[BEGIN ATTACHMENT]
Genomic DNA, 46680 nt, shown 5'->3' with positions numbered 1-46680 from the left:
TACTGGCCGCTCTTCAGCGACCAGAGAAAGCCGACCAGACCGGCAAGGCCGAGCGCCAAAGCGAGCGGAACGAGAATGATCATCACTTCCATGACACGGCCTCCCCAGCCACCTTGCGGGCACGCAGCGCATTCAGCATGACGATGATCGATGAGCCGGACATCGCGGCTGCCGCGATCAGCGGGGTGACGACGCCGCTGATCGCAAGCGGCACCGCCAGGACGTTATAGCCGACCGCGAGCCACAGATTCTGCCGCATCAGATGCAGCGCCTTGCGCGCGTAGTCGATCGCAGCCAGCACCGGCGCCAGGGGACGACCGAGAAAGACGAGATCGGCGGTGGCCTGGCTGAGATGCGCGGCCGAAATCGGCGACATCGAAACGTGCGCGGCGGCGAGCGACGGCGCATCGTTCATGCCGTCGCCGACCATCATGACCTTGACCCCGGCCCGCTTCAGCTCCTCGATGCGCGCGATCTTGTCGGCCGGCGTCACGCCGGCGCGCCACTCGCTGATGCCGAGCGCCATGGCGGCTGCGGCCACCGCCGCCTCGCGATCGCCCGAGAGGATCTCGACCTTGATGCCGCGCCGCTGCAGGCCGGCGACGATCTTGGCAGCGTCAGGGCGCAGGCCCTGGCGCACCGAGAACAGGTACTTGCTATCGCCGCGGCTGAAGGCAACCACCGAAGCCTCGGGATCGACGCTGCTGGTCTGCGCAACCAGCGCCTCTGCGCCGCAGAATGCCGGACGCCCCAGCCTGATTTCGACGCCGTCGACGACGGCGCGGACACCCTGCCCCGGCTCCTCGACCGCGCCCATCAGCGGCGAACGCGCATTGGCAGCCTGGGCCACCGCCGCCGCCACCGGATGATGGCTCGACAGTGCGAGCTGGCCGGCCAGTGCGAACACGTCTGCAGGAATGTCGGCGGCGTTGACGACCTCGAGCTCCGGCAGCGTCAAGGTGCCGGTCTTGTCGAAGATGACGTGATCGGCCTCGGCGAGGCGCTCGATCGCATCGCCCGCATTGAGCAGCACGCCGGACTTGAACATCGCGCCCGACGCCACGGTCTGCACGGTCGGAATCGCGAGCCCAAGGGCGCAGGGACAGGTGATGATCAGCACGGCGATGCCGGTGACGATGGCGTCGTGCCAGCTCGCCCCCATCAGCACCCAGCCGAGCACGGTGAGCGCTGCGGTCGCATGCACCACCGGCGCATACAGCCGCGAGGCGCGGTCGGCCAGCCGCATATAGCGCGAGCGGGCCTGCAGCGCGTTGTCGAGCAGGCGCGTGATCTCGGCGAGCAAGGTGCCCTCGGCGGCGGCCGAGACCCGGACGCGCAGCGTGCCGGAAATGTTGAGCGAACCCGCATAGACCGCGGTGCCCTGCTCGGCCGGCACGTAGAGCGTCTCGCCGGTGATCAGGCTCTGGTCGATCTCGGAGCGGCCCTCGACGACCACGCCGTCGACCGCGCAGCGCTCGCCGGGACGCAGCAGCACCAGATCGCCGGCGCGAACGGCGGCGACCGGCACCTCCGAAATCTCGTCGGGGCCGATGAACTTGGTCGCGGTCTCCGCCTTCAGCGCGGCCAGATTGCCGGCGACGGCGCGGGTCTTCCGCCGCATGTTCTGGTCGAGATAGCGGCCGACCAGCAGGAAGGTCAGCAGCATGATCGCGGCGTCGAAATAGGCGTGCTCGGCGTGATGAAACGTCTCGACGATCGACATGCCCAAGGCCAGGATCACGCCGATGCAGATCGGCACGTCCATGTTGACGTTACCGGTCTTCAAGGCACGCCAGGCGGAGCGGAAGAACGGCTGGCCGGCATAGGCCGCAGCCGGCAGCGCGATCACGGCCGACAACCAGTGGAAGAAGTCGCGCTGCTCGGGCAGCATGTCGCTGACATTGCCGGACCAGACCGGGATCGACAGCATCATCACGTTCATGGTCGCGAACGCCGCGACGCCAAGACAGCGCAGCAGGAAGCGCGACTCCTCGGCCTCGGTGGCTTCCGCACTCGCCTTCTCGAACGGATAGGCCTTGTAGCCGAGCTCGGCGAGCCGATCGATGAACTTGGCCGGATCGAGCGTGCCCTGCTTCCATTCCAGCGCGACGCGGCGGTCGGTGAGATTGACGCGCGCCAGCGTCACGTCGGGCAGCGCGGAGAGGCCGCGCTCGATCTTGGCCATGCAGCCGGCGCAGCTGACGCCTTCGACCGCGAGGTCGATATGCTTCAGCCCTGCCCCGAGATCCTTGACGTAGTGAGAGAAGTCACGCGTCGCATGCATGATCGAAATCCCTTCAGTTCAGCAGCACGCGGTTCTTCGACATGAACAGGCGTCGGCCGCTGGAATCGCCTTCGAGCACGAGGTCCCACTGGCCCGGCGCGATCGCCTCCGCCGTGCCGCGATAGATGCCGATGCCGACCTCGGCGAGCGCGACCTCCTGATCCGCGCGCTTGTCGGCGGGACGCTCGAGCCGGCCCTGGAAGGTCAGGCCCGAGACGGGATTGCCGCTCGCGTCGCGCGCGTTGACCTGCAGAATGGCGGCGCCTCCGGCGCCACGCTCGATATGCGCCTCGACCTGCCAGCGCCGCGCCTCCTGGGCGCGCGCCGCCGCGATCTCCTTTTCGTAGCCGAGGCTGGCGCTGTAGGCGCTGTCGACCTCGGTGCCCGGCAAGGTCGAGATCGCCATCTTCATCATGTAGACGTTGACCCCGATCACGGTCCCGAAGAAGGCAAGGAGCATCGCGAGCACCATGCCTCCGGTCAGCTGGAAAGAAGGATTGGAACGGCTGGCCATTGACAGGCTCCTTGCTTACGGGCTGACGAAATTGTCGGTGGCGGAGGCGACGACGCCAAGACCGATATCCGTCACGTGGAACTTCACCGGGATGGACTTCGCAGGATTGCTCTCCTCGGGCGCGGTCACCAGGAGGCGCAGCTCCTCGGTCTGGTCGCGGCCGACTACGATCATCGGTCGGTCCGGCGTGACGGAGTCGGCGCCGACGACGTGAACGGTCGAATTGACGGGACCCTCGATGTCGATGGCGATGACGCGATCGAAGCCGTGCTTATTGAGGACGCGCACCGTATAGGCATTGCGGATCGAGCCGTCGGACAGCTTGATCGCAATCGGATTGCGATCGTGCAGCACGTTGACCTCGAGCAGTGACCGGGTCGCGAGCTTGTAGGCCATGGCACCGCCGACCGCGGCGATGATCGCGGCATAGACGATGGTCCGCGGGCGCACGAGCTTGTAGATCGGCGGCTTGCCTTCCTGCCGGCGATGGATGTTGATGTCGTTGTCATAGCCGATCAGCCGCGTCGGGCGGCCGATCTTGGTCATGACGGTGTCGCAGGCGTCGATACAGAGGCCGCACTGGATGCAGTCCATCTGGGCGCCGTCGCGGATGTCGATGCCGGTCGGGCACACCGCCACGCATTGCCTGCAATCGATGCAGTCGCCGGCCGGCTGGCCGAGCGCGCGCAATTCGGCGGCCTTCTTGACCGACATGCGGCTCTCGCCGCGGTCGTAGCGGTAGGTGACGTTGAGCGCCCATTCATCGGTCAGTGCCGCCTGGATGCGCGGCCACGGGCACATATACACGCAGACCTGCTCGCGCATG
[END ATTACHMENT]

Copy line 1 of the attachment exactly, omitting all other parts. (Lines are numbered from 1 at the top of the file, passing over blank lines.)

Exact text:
Genomic DNA, 46680 nt, shown 5'->3' with positions numbered 1-46680 from the left: